Friday, July 18, 2014

Not Myself



It has been an off week for me. I have had a dull headache all week long. Tylenol and I are very familiar. Thinking I might switch over to Aspirin if it continues. Just so happens, a bottle of Tylenol is on my desk.

The county fair has been going on, so the swimming business is slack, leaving me lots of spare time. The weather has been glorious, 70's during the day, cooling to 50's at night. Despite all this, I seem to lack the motivation to do anything. I half-heartedly mowed and mulched. Mindless chores that leave my mind open to ponder other things.

Last year when I went to see my dad, he still looked somewhat healthy. He still had lots of fight and determination to win his battle with cancer. They managed to shrink the initial tumor with chemo and radiation and he was all set to have surgery with a good prognosis for a complete recovery. The pre-op PET scan revealed that the cancer cells had spread. This was not good news, but he gamely opted for more chemo.

At this point, his only disappointment was that he did not lose his hair. I suppose he thought he should be rewarded for all the sickness he endured with the radiation and chemo. Mama is a groomer. She feels it to be her responsibility to present her husband to world well groomed and neatly dressed. Her grooming weapon of choice is tweezers. My dad has the baldest ears and nose of any old man around, thanks to Mama and her tweezers. I once heard her tell him to be still, she was not going to have him riding down the road looking like she didn't care about him. Daddy had high hopes that all his hair would be gone.

He took his chemo faithfully and after a time I got the call that he was in remission. We all sighed that huge sigh of relief. Except for the inconvenience of  a pump and a port, life was getting back to normal for him. Calls became infrequent and when I did talk to him he was still his old optimistic self, rattling on about his daily activities, telling me what he had for supper, when he mowed the lawn and what he planned to put in the garden. Phone calls with him are awkward. He doesn't always hear what I say and instead of asking me to repeat myself (not such a big deal for me, since I live with He Who can't hear either), he will try to assume the contents and come back with something totally off subject.

I prefer to write letters. I think he prefers that, too. I can, after all, spin a tale. I never expect him to respond in writing and he doesn't. He is also apt to paint a brighter picture of his future than is real. Mama called me around the beginning of this month and told me just how sick he was. Remission is over. He was given two options. More powerful and toxic chemo, or let the disease runs it's course.

I went last week, totally unprepared for what I encountered. He is so very weak. Frail does not begin to describe him. My Daddy, always bigger than life, the most dependable man in the world was so shrunken. Barely able to walk, but still refusing help. He is trying so hard to live. Not for himself, but not wanting to leave his family.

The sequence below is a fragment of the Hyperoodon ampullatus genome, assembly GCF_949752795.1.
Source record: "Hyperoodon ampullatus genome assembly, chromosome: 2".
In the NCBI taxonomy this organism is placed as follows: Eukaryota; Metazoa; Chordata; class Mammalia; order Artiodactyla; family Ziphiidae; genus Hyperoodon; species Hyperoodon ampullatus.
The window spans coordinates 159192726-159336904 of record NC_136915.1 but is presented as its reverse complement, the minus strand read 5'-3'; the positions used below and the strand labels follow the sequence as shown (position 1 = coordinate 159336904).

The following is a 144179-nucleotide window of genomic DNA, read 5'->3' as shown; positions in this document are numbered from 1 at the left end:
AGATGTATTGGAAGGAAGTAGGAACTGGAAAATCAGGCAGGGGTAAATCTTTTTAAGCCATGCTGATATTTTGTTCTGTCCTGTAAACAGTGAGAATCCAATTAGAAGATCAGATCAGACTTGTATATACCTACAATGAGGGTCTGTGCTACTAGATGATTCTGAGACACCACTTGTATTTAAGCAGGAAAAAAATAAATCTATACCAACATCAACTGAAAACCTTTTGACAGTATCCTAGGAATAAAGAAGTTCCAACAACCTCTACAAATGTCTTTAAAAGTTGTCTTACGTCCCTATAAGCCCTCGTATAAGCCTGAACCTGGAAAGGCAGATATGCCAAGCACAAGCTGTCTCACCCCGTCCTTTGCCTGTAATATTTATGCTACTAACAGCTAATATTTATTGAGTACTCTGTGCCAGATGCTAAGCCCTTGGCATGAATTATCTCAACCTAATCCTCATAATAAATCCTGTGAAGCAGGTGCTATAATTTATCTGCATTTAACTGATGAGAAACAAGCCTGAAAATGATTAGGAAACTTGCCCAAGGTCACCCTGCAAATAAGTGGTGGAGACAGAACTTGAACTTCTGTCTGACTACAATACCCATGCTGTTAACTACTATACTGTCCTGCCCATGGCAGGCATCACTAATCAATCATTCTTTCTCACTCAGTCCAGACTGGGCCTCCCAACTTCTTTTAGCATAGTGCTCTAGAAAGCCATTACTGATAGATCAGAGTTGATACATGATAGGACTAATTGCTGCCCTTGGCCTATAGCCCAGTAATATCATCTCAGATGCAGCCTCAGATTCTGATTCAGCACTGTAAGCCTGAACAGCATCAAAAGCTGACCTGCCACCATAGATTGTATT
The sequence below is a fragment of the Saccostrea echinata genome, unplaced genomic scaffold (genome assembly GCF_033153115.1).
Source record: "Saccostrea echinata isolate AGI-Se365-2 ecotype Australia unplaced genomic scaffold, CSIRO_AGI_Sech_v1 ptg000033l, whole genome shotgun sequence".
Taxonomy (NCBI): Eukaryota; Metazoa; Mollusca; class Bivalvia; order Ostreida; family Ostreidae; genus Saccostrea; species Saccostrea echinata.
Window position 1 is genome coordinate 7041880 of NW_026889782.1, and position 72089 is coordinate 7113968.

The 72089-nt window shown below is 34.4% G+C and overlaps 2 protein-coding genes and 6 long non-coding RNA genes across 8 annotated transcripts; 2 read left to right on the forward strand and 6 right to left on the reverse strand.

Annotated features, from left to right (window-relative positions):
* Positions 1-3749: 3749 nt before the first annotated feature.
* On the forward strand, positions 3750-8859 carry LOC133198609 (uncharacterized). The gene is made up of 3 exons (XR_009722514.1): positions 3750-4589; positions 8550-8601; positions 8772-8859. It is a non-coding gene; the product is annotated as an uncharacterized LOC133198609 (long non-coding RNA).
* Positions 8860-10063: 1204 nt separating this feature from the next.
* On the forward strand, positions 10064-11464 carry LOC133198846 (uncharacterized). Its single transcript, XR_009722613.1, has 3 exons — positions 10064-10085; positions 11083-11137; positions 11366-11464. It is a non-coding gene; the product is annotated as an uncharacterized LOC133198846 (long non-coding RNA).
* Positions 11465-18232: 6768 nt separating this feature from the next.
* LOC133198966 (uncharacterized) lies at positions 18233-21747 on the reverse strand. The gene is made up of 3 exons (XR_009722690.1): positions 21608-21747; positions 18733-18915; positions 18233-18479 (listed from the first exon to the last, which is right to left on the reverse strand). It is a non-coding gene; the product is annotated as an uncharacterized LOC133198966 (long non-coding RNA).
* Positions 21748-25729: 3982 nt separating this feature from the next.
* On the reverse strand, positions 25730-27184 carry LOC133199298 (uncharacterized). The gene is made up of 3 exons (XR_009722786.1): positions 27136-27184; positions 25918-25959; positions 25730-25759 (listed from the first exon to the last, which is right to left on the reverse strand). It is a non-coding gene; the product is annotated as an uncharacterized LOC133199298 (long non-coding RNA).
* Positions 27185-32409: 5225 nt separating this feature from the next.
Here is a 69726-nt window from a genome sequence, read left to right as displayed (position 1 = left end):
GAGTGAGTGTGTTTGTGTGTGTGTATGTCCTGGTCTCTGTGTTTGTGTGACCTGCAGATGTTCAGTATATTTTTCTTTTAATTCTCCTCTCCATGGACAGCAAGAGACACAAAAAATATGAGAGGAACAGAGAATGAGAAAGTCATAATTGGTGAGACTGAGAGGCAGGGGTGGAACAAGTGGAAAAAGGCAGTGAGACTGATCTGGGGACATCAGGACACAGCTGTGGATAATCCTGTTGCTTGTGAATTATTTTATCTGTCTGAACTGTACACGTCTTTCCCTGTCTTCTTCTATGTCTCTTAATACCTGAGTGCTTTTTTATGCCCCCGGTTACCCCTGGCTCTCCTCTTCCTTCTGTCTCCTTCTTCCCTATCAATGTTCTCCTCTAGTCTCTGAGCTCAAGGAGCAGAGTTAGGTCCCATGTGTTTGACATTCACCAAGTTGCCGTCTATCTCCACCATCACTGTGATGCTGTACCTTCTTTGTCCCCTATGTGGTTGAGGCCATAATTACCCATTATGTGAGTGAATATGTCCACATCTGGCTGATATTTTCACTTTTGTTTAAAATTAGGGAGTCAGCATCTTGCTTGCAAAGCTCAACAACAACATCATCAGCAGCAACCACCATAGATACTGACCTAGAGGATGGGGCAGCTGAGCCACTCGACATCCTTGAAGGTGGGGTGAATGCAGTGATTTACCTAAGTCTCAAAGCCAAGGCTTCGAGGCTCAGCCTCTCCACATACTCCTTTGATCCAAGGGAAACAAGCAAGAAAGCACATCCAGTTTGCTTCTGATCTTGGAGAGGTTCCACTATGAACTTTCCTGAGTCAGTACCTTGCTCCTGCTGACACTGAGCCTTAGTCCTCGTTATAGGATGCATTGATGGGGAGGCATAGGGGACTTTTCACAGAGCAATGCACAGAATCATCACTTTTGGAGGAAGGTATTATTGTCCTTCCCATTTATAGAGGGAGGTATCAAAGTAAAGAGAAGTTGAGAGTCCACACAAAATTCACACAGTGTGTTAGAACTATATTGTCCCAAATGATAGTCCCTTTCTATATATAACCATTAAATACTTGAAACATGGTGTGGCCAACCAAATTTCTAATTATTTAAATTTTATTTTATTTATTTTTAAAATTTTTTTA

Everything else seems not to matter to me. A man pulling a trailer just plowed down one of my flower beds and drug a boulder a good way ....... and I didn't care so much. He will be here a week, no doubt to address the axle on his trailer. It was a huge boulder and he rode over one, caught the next one and pulled it down the road. I am just not myself, I didn't even laugh.

7 comments:

joanne said...

it is so overwhelming to watch our parents dying, we want so badly to believe they won't, they can't because they have always been bigger than life, super heroes able to handle and conquer anything. You are on my heart and mind, and in my prayers dear one, and so is your daddy. take care.

luksky said...

I can so empathize and understand what you are going through. My mother battled cancer for 5 years as we all sat back and watched her slow decline. It's the saddest thing in the world to have to watch while a loved one wither. It was almost like I was withering right along with her. (((hugs))

Joanne Noragon said...

Saying farewell is the hardest thing you'll ever do. My heart is with you.

dkzody said...

I am so sorry to hear about the condition of your dear dad. This is a very hard time indeed.

As for your headache, may I suggest Exedrin? Works wonders for me.

ellen abbott said...

my father died in the middle of the night from a massive stroke. one day here, the next gone. it was the way he always said he wanted to go, did not want to be sick and linger and waste away. I'm glad for him that he left the way he wanted. I think about it and wonder if it wasn't easier on the family as well.

Val said...

Sorry to hear about your dad, but glad you got to spend a little time with him recently.

Char Hardt said...

Try some ibufrofen (Advil). I think it works a whole lot better then Tylenol!
It's been almost six years since my Dad left. I still reach for the phone when something happens at a ball game that I want his opinion on. Watching him towards the end was hard, but I am thankful my siblings and I were there.
Be good to yourself. Store up memories so that you can pull them out for comfort during the bad times.